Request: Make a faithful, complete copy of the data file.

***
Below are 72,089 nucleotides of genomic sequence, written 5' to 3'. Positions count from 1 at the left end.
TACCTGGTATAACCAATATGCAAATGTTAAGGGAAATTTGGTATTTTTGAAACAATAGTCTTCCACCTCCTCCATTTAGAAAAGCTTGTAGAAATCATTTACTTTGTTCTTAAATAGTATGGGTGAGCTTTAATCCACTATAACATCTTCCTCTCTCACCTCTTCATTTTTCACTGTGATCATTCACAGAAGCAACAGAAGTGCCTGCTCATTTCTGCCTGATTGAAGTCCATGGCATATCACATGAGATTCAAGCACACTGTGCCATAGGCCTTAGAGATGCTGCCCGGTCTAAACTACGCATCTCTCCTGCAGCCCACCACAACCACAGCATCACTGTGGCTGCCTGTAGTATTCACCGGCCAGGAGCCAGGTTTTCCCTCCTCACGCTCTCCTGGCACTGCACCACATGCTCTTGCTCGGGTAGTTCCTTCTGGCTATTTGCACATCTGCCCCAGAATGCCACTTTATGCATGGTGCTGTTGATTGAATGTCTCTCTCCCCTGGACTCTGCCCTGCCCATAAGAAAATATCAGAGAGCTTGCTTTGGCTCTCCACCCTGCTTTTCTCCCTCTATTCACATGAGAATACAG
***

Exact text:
Below are 72,089 nucleotides of genomic sequence, written 5' to 3'. Positions count from 1 at the left end.
TACCTGGTATAACCAATATGCAAATGTTAAGGGAAATTTGGTATTTTTGAAACAATAGTCTTCCACCTCCTCCATTTAGAAAAGCTTGTAGAAATCATTTACTTTGTTCTTAAATAGTATGGGTGAGCTTTAATCCACTATAACATCTTCCTCTCTCACCTCTTCATTTTTCACTGTGATCATTCACAGAAGCAACAGAAGTGCCTGCTCATTTCTGCCTGATTGAAGTCCATGGCATATCACATGAGATTCAAGCACACTGTGCCATAGGCCTTAGAGATGCTGCCCGGTCTAAACTACGCATCTCTCCTGCAGCCCACCACAACCACAGCATCACTGTGGCTGCCTGTAGTATTCACCGGCCAGGAGCCAGGTTTTCCCTCCTCACGCTCTCCTGGCACTGCACCACATGCTCTTGCTCGGGTAGTTCCTTCTGGCTATTTGCACATCTGCCCCAGAATGCCACTTTATGCATGGTGCTGTTGATTGAATGTCTCTCTCCCCTGGACTCTGCCCTGCCCATAAGAAAATATCAGAGAGCTTGCTTTGGCTCTCCACCCTGCTTTTCTCCCTCTATTCACATGAGAATACAG